"Everyone is clear that there needs to be credible medium-term fiscal consolidation ... We also agreed that there needs to be flexibility," he said. "Growth prospects remain uneven and we can't take the global recovery for granted."

But his suggestion before the meeting that it should consider what more monetary policy could do to support economic recovery appeared to fall on deaf ears.

"There wasn't any call to do more," European Central Bank chief Mario Draghi told reporters after the meeting.

"It is quite clear that all central banks have done a lot, each one within its own mandate. So (the meeting) was just taking note of this ... All of us have really been active."

Several officials from visiting delegations questioned why Britain had called the gathering just three weeks after they and others met at International Monetary Fund meetings in Washington, but Bank of England Governor Mervyn King said the informal nature of the discussions had paid dividends.

"Freed from burden to agree a communiqué, the principals engaged more with each than I can recall before and as a result genuinely made real progress in taking forward some of the questions and issues that are facing the G7," he said.

(Additional reporting by David Milliken and Leika Kihara.; Writing by Mike Peacock; Editing by Mark Potter)

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Comments (4)
blah77 wrote:
In other words…

Go for it Japan! keep depreciating your currency as you drive for more export-led growth. We would say more but right now we are busy running the printing presses also! Anyway, it’s cool as long as you are part of our cool developed country country club!

P.S: Ahem, we will continue to point our ‘tsk tsk’ fingers at you China. Currency devaluation in the developed world is okay (we like to use a less threatening term on ourselves) but currency *manipulation* in your corner of the developing world is a big no no. What’s good for the goose is not so good for the gander this time because we got a lifestyle to maintain here! Can’t you understand that it is Gods will for every American family to have 3 cars, 5 TVs, 10 iPads/iPhone/etc, and a 4 bedroom/2000 sqft home? You all should just play ball and be subservient to our will and bank accounts. Don’t even think about trying to boost your own economy if it doesn’t benefit us in some obvious fashion.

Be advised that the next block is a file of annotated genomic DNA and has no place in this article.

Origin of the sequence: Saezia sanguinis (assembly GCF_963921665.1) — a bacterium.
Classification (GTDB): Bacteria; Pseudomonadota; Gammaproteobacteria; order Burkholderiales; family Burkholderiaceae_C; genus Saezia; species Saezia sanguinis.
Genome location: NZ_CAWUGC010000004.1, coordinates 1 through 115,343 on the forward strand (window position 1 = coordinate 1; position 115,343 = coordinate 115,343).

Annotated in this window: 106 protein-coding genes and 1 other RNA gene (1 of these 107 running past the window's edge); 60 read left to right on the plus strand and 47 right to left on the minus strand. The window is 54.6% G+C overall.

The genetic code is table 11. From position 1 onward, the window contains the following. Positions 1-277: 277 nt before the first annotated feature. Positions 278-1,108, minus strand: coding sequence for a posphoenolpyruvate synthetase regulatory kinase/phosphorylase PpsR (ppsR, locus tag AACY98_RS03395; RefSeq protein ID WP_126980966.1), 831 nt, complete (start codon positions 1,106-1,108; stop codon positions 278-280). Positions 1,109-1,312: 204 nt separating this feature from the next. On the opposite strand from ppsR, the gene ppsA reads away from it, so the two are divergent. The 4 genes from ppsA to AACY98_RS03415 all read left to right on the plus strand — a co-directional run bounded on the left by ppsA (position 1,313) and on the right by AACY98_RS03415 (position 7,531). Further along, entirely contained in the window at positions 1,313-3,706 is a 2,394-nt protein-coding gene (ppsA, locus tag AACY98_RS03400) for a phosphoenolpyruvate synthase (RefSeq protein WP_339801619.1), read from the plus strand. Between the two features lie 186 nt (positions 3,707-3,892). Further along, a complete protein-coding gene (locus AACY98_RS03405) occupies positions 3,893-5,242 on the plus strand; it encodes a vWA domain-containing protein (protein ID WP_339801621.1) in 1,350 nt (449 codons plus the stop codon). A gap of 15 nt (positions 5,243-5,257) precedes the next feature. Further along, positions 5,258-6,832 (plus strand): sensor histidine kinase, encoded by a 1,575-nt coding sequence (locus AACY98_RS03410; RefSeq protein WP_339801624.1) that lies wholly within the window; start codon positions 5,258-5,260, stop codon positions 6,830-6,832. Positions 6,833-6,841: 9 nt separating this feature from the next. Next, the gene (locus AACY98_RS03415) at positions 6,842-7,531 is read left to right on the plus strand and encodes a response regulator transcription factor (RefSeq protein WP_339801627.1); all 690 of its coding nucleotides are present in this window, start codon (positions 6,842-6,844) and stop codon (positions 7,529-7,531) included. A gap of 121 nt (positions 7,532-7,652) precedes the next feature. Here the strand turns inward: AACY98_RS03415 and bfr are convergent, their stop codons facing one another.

May 11, 2013 1:51pm EDT  --  Report as abuse
Janeallen wrote:
BOYCOTT JAPAN FOR PLAYING RACIST NEO-NAZISM BRIBERY CARD at G8.

It basically tells the G8: “Keep treating Japan in a corrupt way, give Japan the freedom to be predatory over poorer developing countries, and Japan will help keep the stranglehold of richer Aryan countries over the developing world.”

It’s just a matter of time — G8 will be called the Racist 8 that enforces predatory, corrupt economic policies over the rest of the world.

SHAME ON THE RACIST CORRUPT G8!

JAPAN MANIPULATED CURRENCY FLAGRANTLY BY DEFLATING THE YEN by 25%.
NO CENSOR: CORRUPTION, SELLOUT OF G8 AGAINST THE WORLD.

BILLIONS OF VICTIMS SCREAM AT G8.
HUNDRED OF MILLIONS OF VICTIMS OF EXACTLY THIS TYPE OF JAPANESE CORRUPT, RACIST, SELLOUT OF THE REST OF THE WORLD SCREAM FROM THEIR GRAVES.

JAPAN IS THE BIGGEST ENDANGERMENT TO WORLD PEACE, SECURITY, JUSTICE, PARTICULARLY ECONOMIC JUSTICE.

May 11, 2013 5:05pm EDT  --  Report as abuse
Janeallen wrote:
By the way, all the media who lied for Japan are culprits.
NPR’s Business news says, japan just followed America — Dah, if Japan just followed American currency policy, BOTH American and Japanese currency would go the SAME way.

AMERICAN TRAITOR: SUSAN on NIGHTLY BUSINESS REPORT ON PBS.

May 11, 2013 5:06pm EDT  --  Report as abuse